Compiled by Nicola Jayasundera


Nadeem Shabeer rues the ethnic and religious differences that divide us

Q: What’s the good, the bad and the ugly in SriLanka today?

A: The good is Sri Lanka’s rich cultural heritage that’s filled with ancient cities, temples and historical sites, which showcase its long history and diverse traditions.

Meanwhile, the bad is seen in the corruption that exists in almost all aspects of the state machinery. Corruption presents a significant challenge to good governance since it is impacting various sectors, and hindering the progress and development of the country.

And the ugly comprises the many incidents of religious and communal intolerance that have taken place in and around the island, and resulted in violence and social unrest. Such problems continue to hold us back from being united as a single nation under one flag.

Q: And what are the other challenges facing our country at this time?

A: Some of the other challenges include the need to enhance economic development, upgrade our transportation network and public services, and source investments in order to build sustainable infrastructure.

These improvements are necessary to support economic growth, enhance connectivity and improve the quality of life for all Sri Lankans.

Furthermore, it’s important to adopt good governance principles and eliminate corruption, by strengthening government institutions and promoting transparency to ensure effective public administration. This will also go a long way towards earning the trust of the people.

Q: Do you believe that all Sri Lankans will be united one day – and if so, how and why?

A: The diversity gap is what separates the people of this country.

Ethnic and religious differences keep people from realising that only through unity can our country develop and move forward. I hope that this realisation comes sooner than later.

Q: Where do you see yourself in 10 years’ time?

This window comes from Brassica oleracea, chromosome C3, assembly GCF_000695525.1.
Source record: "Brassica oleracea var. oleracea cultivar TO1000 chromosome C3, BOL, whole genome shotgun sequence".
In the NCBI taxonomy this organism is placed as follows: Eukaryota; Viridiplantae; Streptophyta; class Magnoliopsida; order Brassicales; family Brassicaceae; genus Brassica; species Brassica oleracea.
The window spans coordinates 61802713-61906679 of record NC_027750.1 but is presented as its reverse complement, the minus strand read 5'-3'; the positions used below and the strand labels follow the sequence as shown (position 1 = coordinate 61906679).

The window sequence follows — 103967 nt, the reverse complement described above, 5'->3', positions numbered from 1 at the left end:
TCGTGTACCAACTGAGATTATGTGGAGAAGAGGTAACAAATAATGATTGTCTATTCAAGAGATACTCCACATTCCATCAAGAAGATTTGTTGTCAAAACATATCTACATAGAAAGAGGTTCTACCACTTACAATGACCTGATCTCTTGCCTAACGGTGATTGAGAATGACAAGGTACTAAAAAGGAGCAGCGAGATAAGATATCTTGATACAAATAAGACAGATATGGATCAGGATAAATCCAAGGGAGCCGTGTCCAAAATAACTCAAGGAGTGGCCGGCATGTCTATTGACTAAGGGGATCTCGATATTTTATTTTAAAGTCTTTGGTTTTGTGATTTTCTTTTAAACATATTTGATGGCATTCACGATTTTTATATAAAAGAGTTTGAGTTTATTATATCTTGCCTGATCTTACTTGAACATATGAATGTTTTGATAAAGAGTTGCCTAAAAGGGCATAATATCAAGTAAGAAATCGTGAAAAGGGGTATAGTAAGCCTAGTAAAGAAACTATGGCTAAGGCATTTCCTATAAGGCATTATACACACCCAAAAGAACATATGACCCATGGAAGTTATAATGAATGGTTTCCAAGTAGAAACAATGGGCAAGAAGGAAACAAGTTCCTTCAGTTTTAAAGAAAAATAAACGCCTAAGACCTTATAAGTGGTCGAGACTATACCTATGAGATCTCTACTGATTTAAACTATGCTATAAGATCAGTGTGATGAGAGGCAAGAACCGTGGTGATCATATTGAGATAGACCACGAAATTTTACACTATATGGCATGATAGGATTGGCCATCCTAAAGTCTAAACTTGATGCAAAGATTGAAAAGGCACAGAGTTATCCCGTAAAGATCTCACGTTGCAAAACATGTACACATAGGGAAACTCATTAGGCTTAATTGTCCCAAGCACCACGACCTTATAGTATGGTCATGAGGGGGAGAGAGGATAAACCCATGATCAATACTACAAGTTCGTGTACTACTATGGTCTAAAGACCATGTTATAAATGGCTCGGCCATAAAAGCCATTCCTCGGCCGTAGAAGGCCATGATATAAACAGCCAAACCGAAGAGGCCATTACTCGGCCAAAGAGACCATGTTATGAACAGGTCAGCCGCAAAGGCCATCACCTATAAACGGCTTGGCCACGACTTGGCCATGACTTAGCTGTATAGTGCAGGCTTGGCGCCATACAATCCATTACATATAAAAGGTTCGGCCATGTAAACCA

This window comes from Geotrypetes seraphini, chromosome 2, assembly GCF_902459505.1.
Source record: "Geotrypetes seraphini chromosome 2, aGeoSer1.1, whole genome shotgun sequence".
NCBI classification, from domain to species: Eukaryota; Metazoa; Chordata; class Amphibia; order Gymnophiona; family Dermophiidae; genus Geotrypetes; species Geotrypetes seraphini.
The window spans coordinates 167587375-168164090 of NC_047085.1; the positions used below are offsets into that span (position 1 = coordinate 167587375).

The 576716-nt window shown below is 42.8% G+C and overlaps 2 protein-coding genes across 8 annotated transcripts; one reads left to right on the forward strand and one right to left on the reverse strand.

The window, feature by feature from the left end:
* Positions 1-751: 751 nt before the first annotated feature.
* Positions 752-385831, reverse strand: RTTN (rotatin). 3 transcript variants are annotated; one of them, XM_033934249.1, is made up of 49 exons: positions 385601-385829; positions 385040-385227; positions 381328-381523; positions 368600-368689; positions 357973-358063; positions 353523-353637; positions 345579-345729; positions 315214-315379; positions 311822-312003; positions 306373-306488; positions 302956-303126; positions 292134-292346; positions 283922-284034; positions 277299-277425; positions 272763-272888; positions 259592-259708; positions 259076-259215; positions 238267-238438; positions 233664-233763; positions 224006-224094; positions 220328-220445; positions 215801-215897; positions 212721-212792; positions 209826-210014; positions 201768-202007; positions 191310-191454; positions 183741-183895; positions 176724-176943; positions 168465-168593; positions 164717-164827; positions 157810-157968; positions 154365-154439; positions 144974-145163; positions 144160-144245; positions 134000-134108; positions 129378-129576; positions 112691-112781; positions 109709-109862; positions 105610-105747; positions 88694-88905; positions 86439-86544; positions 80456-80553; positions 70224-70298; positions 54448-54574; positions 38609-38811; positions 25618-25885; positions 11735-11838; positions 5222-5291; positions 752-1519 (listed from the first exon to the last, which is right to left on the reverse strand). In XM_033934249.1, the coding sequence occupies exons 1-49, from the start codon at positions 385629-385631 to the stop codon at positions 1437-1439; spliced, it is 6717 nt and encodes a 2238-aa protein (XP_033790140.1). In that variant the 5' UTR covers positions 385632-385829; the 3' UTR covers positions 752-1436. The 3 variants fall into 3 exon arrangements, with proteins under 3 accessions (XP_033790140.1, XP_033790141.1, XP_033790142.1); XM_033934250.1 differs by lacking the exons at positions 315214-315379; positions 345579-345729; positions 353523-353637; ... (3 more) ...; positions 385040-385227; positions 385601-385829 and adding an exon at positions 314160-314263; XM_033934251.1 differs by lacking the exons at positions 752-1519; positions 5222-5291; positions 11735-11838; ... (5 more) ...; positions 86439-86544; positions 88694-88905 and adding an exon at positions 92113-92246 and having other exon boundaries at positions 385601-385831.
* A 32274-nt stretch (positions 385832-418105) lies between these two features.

A: I see myself furthering my knowledge so I can engage in stable employment and also feed my curiosity in the sciences.

I’m drawn towards medicine and hope that in the future, my research and work will impact both Sri Lankans and the rest of the world.

Q: And where do you see Sri Lanka in a decade or so from today?

A: Sri Lanka has so much potential to further develop its economy and diversify industry.

This will lead to increased job opportunities, improved infrastructure and a higher standard of living for the people. And with its natural beauty, cultural heritage and hospitality, the country can continue to attract tourists from around the world.

However, I don’t see this happening due to the rampant corruption in the island. Until this issue is addressed and eliminated, we won’t be able to progress as a nation.

Q: Who is responsible for climate change and global warming, in your view – and what must be done about these issues?

A: It is unfair to attribute responsibility to any single individual as we are all contributors to and responsible for global warming and climate change.

What’s necessary now is that we develop and implement sustainable strategies and policies that can miti­gate the impact of climate change. Building climate resilient infrastructure, implementing effective water management practices, protecting vulnerable ecosystems and so on are crucial if we want our planet to be habitable – not only for us but future generations as well.

Q: How do you view the growing importance of social media today?

A: While I do realise that there are various problems and issues associated with social media, I strongly believe that the pros outweigh the cons since it is vital in this day and age.

Social media provides users with a platform that facilitates instant communication, and enables people to connect across the world to express their thoughts, opinions and concerns. It also lends a voice to the voiceless, and prompts discussions on social, political and environmental issues.

Q: And finally, where do you see the world in 10 years’ time?

A: I believe that in 10 years’ time, there will be more sustainable efforts to combat climate change and transition to a low carbon economy through improved global cooperation, increased investments in renewable energy and the adoption of sustainable practices.